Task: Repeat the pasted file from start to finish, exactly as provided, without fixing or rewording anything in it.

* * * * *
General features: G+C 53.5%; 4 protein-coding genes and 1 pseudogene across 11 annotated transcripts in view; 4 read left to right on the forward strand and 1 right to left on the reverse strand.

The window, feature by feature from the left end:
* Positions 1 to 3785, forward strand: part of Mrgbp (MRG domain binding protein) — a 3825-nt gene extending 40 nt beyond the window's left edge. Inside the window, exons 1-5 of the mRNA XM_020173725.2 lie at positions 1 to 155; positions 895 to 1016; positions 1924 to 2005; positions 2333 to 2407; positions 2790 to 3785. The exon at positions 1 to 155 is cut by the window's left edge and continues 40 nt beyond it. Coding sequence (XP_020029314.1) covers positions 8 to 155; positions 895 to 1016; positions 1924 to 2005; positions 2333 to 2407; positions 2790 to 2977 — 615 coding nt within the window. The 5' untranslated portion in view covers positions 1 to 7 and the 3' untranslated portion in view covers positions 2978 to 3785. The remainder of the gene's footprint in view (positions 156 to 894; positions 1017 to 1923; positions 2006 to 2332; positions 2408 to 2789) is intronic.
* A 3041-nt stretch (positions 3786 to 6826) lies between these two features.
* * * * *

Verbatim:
General features: G+C 53.5%; 4 protein-coding genes and 1 pseudogene across 11 annotated transcripts in view; 4 read left to right on the forward strand and 1 right to left on the reverse strand.

The window, feature by feature from the left end:
* Positions 1 to 3785, forward strand: part of Mrgbp (MRG domain binding protein) — a 3825-nt gene extending 40 nt beyond the window's left edge. Inside the window, exons 1-5 of the mRNA XM_020173725.2 lie at positions 1 to 155; positions 895 to 1016; positions 1924 to 2005; positions 2333 to 2407; positions 2790 to 3785. The exon at positions 1 to 155 is cut by the window's left edge and continues 40 nt beyond it. Coding sequence (XP_020029314.1) covers positions 8 to 155; positions 895 to 1016; positions 1924 to 2005; positions 2333 to 2407; positions 2790 to 2977 — 615 coding nt within the window. The 5' untranslated portion in view covers positions 1 to 7 and the 3' untranslated portion in view covers positions 2978 to 3785. The remainder of the gene's footprint in view (positions 156 to 894; positions 1017 to 1923; positions 2006 to 2332; positions 2408 to 2789) is intronic.
* A 3041-nt stretch (positions 3786 to 6826) lies between these two features.